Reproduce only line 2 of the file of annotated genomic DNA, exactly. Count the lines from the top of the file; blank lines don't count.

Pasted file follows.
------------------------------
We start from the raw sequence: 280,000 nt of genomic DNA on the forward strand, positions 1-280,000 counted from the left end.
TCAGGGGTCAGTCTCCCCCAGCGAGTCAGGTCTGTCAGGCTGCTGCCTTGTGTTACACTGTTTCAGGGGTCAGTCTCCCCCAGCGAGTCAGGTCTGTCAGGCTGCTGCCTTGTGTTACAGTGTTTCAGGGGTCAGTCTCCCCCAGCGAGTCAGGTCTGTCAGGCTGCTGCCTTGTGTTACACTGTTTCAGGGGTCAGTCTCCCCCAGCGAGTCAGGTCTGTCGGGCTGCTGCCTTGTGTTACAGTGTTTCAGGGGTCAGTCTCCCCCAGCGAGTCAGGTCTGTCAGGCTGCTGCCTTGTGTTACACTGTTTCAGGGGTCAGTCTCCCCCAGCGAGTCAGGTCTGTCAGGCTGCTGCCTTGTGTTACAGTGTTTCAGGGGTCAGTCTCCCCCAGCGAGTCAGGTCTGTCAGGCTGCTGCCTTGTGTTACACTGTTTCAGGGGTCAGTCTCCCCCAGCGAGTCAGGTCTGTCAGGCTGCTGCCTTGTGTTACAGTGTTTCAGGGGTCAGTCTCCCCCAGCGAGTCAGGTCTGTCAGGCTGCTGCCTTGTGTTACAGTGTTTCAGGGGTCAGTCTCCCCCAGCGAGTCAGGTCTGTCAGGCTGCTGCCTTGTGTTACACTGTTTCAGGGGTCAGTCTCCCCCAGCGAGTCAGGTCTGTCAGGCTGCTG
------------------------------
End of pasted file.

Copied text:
TCAGGGGTCAGTCTCCCCCAGCGAGTCAGGTCTGTCAGGCTGCTGCCTTGTGTTACACTGTTTCAGGGGTCAGTCTCCCCCAGCGAGTCAGGTCTGTCAGGCTGCTGCCTTGTGTTACAGTGTTTCAGGGGTCAGTCTCCCCCAGCGAGTCAGGTCTGTCAGGCTGCTGCCTTGTGTTACACTGTTTCAGGGGTCAGTCTCCCCCAGCGAGTCAGGTCTGTCGGGCTGCTGCCTTGTGTTACAGTGTTTCAGGGGTCAGTCTCCCCCAGCGAGTCAGGTCTGTCAGGCTGCTGCCTTGTGTTACACTGTTTCAGGGGTCAGTCTCCCCCAGCGAGTCAGGTCTGTCAGGCTGCTGCCTTGTGTTACAGTGTTTCAGGGGTCAGTCTCCCCCAGCGAGTCAGGTCTGTCAGGCTGCTGCCTTGTGTTACACTGTTTCAGGGGTCAGTCTCCCCCAGCGAGTCAGGTCTGTCAGGCTGCTGCCTTGTGTTACAGTGTTTCAGGGGTCAGTCTCCCCCAGCGAGTCAGGTCTGTCAGGCTGCTGCCTTGTGTTACAGTGTTTCAGGGGTCAGTCTCCCCCAGCGAGTCAGGTCTGTCAGGCTGCTGCCTTGTGTTACACTGTTTCAGGGGTCAGTCTCCCCCAGCGAGTCAGGTCTGTCAGGCTGCTG